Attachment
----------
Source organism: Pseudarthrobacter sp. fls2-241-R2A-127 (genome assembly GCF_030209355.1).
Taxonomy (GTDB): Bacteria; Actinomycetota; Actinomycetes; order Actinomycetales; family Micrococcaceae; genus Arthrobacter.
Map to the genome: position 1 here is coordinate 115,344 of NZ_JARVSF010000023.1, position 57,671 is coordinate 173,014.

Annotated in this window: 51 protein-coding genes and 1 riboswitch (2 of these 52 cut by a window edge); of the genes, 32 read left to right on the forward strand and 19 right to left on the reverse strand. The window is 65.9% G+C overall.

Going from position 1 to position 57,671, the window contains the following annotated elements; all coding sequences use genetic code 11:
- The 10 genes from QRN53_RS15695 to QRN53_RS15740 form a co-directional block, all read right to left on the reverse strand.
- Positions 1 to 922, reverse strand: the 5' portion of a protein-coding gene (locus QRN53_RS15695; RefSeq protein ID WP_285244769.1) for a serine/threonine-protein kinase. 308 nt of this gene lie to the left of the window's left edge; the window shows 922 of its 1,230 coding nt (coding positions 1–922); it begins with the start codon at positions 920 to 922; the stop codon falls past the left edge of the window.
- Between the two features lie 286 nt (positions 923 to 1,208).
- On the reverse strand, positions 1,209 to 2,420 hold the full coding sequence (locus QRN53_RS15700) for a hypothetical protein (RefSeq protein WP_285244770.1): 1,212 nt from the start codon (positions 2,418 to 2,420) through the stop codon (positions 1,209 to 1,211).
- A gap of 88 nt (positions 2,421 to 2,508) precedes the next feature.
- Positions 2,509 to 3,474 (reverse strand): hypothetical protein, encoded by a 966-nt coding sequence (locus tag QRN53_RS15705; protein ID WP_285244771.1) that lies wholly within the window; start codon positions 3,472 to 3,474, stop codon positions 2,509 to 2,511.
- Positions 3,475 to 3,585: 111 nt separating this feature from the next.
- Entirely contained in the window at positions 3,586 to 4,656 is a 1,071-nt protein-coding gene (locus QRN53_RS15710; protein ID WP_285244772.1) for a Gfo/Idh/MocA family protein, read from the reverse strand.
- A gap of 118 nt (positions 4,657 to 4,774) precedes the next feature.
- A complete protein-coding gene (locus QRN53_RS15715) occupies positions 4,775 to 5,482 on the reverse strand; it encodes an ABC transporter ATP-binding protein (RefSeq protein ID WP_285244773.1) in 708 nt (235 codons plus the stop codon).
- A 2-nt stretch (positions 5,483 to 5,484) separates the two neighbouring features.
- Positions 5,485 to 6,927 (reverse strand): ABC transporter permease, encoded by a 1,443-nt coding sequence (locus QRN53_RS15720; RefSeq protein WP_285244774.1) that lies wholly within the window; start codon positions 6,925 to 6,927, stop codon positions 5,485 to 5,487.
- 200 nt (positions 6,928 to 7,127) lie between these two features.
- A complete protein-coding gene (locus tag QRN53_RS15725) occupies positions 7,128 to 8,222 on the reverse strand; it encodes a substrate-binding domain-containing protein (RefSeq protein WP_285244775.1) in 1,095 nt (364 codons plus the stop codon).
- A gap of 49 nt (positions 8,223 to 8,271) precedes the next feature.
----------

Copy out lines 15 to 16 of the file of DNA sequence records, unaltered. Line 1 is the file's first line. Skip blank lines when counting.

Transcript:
- A complete protein-coding gene (locus QRN53_RS15715) occupies positions 4,775 to 5,482 on the reverse strand; it encodes an ABC transporter ATP-binding protein (RefSeq protein ID WP_285244773.1) in 708 nt (235 codons plus the stop codon).
- A 2-nt stretch (positions 5,483 to 5,484) separates the two neighbouring features.